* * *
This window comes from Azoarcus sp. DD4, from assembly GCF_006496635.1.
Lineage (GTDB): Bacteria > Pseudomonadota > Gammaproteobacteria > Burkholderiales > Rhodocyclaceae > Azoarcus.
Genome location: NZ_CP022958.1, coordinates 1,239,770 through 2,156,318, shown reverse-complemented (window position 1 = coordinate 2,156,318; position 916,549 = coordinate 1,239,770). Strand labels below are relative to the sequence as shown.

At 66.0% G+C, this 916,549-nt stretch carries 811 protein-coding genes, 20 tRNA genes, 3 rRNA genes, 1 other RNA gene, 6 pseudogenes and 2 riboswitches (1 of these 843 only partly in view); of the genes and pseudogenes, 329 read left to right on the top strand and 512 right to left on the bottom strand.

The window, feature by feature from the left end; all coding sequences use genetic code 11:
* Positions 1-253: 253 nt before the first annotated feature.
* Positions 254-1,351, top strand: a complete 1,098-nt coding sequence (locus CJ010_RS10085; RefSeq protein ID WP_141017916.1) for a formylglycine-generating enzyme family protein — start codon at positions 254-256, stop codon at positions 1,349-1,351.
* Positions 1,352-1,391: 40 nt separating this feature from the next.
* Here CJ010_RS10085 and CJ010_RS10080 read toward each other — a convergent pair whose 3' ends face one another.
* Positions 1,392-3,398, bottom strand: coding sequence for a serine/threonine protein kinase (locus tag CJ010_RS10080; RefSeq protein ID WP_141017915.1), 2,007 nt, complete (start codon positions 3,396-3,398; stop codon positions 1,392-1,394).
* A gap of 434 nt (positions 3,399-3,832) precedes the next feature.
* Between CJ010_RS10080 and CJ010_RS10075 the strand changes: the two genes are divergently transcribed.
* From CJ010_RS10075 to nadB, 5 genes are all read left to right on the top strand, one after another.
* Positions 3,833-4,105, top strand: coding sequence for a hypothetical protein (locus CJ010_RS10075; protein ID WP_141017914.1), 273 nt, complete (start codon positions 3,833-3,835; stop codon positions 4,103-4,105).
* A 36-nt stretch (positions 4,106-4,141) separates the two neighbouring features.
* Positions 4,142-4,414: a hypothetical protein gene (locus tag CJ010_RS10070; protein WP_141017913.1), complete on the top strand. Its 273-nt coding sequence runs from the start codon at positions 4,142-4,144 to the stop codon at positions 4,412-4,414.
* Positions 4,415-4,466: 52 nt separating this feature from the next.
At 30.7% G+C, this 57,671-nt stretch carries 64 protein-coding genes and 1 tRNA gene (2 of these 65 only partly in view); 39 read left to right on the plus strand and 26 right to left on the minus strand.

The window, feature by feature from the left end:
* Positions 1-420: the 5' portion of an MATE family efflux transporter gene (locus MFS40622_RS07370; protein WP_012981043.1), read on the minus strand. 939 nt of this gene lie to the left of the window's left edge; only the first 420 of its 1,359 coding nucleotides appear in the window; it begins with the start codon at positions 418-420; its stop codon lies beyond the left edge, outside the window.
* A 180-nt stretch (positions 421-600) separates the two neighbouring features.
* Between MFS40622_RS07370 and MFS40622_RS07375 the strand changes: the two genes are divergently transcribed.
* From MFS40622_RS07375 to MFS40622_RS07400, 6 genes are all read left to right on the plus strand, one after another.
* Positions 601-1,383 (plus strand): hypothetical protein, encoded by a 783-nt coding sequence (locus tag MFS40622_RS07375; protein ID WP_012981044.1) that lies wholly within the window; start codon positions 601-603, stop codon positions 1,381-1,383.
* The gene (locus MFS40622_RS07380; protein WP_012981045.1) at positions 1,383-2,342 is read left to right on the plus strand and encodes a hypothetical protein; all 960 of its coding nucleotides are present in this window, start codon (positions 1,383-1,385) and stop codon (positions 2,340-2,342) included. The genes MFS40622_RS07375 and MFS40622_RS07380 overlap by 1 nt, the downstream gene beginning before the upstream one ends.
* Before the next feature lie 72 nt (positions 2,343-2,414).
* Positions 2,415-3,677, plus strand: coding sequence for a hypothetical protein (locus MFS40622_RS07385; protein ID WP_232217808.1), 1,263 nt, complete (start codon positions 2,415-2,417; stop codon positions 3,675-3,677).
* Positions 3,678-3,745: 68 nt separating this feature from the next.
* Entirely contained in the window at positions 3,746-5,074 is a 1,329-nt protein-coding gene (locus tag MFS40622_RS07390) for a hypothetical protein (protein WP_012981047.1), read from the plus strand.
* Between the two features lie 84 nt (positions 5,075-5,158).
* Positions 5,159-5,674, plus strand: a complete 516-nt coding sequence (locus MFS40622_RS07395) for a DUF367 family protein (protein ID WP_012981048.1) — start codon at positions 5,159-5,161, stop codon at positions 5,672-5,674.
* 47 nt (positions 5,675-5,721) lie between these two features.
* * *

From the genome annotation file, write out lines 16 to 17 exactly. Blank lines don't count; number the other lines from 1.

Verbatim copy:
* Positions 4,142-4,414: a hypothetical protein gene (locus tag CJ010_RS10070; protein WP_141017913.1), complete on the top strand. Its 273-nt coding sequence runs from the start codon at positions 4,142-4,144 to the stop codon at positions 4,412-4,414.
* Positions 4,415-4,466: 52 nt separating this feature from the next.